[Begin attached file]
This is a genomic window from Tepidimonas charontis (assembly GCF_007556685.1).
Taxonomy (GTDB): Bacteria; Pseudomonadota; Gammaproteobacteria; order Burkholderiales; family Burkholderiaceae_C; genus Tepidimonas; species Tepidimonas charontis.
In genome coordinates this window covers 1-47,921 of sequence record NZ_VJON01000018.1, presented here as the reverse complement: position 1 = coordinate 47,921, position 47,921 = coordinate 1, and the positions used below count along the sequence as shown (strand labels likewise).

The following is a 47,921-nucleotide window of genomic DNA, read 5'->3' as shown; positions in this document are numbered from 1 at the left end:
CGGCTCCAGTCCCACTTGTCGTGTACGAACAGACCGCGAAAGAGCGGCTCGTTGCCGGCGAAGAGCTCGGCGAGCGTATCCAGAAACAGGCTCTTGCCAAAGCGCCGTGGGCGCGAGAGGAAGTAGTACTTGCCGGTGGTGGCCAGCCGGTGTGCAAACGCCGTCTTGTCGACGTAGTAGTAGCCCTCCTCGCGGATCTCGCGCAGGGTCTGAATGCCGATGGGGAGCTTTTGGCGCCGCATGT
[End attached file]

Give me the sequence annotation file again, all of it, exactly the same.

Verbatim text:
This is a genomic window from Tepidimonas charontis (assembly GCF_007556685.1).
Taxonomy (GTDB): Bacteria; Pseudomonadota; Gammaproteobacteria; order Burkholderiales; family Burkholderiaceae_C; genus Tepidimonas; species Tepidimonas charontis.
In genome coordinates this window covers 1-47,921 of sequence record NZ_VJON01000018.1, presented here as the reverse complement: position 1 = coordinate 47,921, position 47,921 = coordinate 1, and the positions used below count along the sequence as shown (strand labels likewise).

The following is a 47,921-nucleotide window of genomic DNA, read 5'->3' as shown; positions in this document are numbered from 1 at the left end:
CGGCTCCAGTCCCACTTGTCGTGTACGAACAGACCGCGAAAGAGCGGCTCGTTGCCGGCGAAGAGCTCGGCGAGCGTATCCAGAAACAGGCTCTTGCCAAAGCGCCGTGGGCGCGAGAGGAAGTAGTACTTGCCGGTGGTGGCCAGCCGGTGTGCAAACGCCGTCTTGTCGACGTAGTAGTAGCCCTCCTCGCGGATCTCGCGCAGGGTCTGAATGCCGATGGGGAGCTTTTGGCGCCGCATGT